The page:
Jaswant clarifies BJP's stand on nuke deal
He said the party's objections to the deal are confined merely to its details which he did not spell out.india Updated: Nov 02, 2006 10:32 IST
Former External Affairs Minister Jaswant Singh has clarified Bhartiya Janata Party's stand on the Indo-US civilian nuclear agreement, saying the party's objections to the deal are confined merely to its details which he did not spell out.
Speaking at a meeting at the Paul H Nitze School of Advanced International Studies in Washington on Wednesday, Singh frankly acknowledged that the agreement was a "natural evolution" of the comprehensive dialogue on the Indo-US relations that he, as a representative of the Atal Bihari Vajpayee government, had with then US Deputy Secretary of State Strobe Talbott. Talbott shared the dais with him.
Singh said the difficulty was not with the direction of the India-US cooperation in the nuclear field but it was with the details of the agreement, interpreted differently by different people.
"For the US, this agreement is about non-proliferation while Prime Minister Manmohan Singh said it was about energy."
During the debate on the agreement in Parliament, MR Vajpayee had drawn attention to the "pitfalls" in the document, Singh said.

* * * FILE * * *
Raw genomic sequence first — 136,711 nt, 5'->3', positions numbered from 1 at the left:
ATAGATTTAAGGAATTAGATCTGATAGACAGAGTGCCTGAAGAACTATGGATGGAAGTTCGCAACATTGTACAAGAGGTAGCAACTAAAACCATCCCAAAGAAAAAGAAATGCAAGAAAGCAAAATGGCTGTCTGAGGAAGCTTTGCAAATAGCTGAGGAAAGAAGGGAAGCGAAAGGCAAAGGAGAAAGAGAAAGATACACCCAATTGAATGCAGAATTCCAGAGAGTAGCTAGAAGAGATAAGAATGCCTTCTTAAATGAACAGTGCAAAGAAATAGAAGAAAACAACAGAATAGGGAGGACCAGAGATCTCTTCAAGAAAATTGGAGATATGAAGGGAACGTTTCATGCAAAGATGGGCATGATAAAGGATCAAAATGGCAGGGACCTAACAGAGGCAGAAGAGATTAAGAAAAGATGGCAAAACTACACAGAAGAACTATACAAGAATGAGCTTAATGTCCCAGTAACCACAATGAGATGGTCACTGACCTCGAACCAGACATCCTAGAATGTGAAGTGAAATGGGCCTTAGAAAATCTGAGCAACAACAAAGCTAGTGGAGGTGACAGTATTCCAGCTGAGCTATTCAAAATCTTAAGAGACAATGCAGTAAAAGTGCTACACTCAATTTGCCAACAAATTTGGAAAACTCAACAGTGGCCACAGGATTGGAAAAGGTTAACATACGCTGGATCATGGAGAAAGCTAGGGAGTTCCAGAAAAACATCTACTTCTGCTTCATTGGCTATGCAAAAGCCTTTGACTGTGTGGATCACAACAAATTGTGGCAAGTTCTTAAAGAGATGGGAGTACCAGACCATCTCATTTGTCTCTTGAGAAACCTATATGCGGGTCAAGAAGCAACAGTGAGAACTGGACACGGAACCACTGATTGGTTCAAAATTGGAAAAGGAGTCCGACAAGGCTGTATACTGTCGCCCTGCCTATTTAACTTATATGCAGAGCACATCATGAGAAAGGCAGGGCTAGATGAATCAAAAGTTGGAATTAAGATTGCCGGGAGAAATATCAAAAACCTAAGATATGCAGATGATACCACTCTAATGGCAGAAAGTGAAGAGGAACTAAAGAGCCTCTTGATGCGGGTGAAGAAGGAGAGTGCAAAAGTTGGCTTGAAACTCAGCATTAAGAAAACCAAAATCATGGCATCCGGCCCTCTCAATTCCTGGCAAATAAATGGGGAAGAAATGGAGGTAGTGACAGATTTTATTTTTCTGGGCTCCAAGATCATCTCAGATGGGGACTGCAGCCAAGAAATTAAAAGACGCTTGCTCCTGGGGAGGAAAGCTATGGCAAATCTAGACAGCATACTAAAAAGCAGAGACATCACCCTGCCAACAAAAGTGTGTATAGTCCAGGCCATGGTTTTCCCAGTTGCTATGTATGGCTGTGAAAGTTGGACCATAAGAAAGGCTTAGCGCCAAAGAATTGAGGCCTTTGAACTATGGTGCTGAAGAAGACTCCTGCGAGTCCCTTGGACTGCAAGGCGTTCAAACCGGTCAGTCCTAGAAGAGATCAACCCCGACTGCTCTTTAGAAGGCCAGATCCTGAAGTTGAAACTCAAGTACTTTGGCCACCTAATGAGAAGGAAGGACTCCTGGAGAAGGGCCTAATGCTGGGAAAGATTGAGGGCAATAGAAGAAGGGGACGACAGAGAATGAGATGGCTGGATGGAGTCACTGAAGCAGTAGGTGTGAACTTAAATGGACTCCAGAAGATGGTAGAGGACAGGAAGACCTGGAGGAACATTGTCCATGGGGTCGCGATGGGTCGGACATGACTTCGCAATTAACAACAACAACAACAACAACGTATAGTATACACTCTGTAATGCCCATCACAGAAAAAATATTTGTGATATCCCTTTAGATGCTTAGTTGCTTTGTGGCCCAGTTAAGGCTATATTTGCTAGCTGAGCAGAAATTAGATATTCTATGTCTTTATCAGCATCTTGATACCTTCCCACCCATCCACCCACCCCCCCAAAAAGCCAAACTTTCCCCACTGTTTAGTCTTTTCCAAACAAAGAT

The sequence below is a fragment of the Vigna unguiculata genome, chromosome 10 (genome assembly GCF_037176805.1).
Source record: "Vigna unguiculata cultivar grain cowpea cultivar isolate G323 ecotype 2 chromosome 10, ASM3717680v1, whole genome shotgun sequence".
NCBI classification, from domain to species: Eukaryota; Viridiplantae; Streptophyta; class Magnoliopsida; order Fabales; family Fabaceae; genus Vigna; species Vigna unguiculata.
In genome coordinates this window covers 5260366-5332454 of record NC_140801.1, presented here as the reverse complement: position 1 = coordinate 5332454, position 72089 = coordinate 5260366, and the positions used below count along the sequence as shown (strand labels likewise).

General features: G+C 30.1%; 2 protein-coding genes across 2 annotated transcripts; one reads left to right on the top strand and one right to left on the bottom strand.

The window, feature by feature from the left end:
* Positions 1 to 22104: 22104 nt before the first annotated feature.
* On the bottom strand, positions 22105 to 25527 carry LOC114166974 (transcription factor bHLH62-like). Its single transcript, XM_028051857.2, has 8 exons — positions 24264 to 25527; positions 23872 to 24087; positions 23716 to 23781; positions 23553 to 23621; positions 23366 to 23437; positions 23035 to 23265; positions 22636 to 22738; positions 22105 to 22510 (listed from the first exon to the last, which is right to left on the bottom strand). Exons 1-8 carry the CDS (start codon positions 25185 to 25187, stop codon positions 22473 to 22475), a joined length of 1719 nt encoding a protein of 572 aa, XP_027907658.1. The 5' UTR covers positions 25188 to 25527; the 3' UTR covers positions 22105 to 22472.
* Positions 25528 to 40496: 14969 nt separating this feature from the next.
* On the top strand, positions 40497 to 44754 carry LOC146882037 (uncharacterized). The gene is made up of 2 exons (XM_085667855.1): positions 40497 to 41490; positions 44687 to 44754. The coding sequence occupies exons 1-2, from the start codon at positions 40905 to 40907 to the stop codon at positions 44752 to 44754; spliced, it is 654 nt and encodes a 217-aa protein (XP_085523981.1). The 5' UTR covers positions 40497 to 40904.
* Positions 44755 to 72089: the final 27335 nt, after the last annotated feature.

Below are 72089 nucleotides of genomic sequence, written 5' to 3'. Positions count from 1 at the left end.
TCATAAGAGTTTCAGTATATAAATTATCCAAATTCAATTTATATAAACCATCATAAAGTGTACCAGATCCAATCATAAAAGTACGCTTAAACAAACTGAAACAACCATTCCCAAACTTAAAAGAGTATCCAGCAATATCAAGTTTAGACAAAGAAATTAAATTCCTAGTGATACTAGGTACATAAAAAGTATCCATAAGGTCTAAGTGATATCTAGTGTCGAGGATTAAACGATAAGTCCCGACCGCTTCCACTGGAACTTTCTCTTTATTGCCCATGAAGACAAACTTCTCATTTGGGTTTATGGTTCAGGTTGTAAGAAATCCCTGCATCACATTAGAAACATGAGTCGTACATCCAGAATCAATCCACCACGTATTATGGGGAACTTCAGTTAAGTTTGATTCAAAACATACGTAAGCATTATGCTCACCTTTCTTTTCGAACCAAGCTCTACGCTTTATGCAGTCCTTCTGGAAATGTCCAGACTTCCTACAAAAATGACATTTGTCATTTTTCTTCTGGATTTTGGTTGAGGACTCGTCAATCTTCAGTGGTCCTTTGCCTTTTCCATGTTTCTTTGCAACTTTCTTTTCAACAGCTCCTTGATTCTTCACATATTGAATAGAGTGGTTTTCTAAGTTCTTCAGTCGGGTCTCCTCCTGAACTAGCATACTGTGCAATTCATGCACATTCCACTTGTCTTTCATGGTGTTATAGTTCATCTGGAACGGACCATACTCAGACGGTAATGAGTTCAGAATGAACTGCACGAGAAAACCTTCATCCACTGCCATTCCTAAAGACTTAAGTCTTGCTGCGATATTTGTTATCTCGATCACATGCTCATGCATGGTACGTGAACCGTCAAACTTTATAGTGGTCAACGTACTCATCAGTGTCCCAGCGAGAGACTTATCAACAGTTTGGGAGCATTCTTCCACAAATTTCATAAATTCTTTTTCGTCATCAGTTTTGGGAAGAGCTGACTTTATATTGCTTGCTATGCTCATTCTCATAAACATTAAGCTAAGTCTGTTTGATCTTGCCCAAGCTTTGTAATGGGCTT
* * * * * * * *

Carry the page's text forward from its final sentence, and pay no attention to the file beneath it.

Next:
Talbott said he was sure that the agreement would secure the approval of the US Senate but it was not going to end the debate between the two countries on the nuclear issue.
"In fact, I fear that US-India relationship may continue to be conducted on a narrower band then the commonality of interests between us requires," the former US Deputy Secretary said referring to the tone of the debate on the nuclear issue that is currently going on in both India and the US.
Talbott said the Bush administration, by signing the nuclear deal, had granted exception to India in the nuclear Non-Proliferation Treaty (NPT), thus moving away from a ruled-based system for controlling the proliferation of dangerous technologies, particularly nuclear technology.
He said this US approach would create problems in dealing with other countries, which would claim a status similar to what had been agreed to in case of India.
First Published: Nov 02, 2006 10:32 IST